Laura FairsTuesday, August 3, 2021
This summer, as part of our rewilding work, we have been setting up as many different surveys and monitoring as possible. This is to gain a better understanding of what we live alongside here at Embercombe. We have had lots of wonderful volunteers offering their time to help with this valuable work.
Last week saw the first full check of our reptile transect by our newly trained reptile surveyors! In ecological monitoring, a transect is a route that crosses a habitat (or parts of a habitat). We follow the transect and record data along the way of species we find. For the reptile transect we have laid out sheets of metal (called ‘refugia’ or ‘tins’) which we lift up and look under to record what we find. This method is commonly used because the metal sheets provide a solar-heated refuge for reptiles to warm up early in the day before they head off and hunt for their prey. They provide a focal point for looking for, and finding, reptiles on our land.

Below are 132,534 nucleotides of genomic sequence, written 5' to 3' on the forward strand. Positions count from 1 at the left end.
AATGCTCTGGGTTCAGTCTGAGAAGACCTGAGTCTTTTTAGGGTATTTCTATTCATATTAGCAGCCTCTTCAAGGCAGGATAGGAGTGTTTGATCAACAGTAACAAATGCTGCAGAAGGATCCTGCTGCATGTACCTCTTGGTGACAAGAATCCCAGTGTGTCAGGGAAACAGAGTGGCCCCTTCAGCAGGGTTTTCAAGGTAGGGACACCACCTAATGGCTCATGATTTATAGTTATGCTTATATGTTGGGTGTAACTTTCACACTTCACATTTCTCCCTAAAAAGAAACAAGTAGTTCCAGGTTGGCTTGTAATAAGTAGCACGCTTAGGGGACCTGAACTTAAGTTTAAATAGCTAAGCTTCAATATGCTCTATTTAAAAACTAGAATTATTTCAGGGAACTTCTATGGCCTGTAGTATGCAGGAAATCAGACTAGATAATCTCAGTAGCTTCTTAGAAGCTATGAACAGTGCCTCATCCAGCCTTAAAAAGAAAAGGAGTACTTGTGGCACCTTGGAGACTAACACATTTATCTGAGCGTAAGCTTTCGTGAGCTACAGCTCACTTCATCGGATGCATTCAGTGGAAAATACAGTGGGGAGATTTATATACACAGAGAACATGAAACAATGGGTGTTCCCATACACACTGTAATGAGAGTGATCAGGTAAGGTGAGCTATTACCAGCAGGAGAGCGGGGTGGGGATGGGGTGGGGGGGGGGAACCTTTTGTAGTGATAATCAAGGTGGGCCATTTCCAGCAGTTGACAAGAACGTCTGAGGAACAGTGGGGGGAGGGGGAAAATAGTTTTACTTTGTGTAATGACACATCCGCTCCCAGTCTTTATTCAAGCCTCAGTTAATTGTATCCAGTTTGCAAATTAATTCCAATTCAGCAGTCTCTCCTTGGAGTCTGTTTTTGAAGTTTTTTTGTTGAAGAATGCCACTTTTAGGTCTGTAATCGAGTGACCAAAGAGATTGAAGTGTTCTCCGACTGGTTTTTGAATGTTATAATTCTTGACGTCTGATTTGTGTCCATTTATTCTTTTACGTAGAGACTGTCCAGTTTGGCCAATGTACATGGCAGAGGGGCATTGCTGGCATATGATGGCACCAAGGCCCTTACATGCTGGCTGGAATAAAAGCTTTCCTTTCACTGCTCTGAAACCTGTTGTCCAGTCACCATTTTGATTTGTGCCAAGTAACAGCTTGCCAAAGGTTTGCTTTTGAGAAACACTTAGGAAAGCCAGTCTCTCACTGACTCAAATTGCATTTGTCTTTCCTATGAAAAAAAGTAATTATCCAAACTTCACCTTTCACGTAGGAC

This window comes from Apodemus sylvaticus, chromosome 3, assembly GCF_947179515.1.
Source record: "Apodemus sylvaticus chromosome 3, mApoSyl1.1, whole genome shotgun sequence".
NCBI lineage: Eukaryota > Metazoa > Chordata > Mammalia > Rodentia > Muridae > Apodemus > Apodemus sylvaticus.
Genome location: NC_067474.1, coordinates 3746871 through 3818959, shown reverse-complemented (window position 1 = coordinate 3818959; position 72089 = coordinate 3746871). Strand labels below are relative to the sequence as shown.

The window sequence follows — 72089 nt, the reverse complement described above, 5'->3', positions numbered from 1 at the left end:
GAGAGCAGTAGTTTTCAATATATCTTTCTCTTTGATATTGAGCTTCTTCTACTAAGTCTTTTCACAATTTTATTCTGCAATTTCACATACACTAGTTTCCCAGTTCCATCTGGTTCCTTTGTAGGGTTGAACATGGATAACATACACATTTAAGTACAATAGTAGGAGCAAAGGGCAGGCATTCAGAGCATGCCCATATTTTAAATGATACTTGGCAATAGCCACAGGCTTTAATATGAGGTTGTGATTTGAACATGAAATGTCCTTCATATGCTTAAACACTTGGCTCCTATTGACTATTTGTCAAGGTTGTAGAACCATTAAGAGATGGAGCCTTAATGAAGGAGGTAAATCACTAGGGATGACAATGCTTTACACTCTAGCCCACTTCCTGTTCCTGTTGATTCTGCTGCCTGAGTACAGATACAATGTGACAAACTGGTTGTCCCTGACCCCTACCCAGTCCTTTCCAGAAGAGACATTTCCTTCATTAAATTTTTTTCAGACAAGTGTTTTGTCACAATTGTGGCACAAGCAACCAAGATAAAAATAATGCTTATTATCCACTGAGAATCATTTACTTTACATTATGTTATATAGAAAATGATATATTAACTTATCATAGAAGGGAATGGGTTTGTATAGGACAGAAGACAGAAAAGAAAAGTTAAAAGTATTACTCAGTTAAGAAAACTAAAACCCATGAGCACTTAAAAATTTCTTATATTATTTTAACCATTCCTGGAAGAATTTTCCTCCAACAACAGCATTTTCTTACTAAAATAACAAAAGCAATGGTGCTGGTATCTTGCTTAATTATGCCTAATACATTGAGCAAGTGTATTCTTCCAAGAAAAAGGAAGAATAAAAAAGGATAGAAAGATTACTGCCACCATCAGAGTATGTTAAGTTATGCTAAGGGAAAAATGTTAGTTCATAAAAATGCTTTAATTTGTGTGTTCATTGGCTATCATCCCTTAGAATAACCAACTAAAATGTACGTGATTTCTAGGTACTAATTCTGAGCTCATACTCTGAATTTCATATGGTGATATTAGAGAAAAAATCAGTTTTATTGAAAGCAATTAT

The weather wasn’t perfect last week, but with limited availability the volunteers came in anyway with low expectation of finding anything…. They returned with huge grins on their faces and a fantastic selection of sightings. Four slow worms, two grass snakes and a toadlet. To top it off our butterfly transect volunteer peeked under a tin later in the day and found two common lizards!
Our land is rich and abundant for these elusive, yet stunning animals. The long grass, the tussocky flowers, the undisturbed areas is what they so love; full of their prey, plenty of cover to move around in unseen. In so many other places plants are tidied away, cut back and the land is controlled meaning that that these creatures can no longer live alongside us humans due to the lack of suitable habitat. But here at Embercombe we gift back to them the space and resources they need to thrive. Over the weeks ahead we will continue to check the refugia and record what we find.
Photos courtesy of one of our volunteers! Thank you.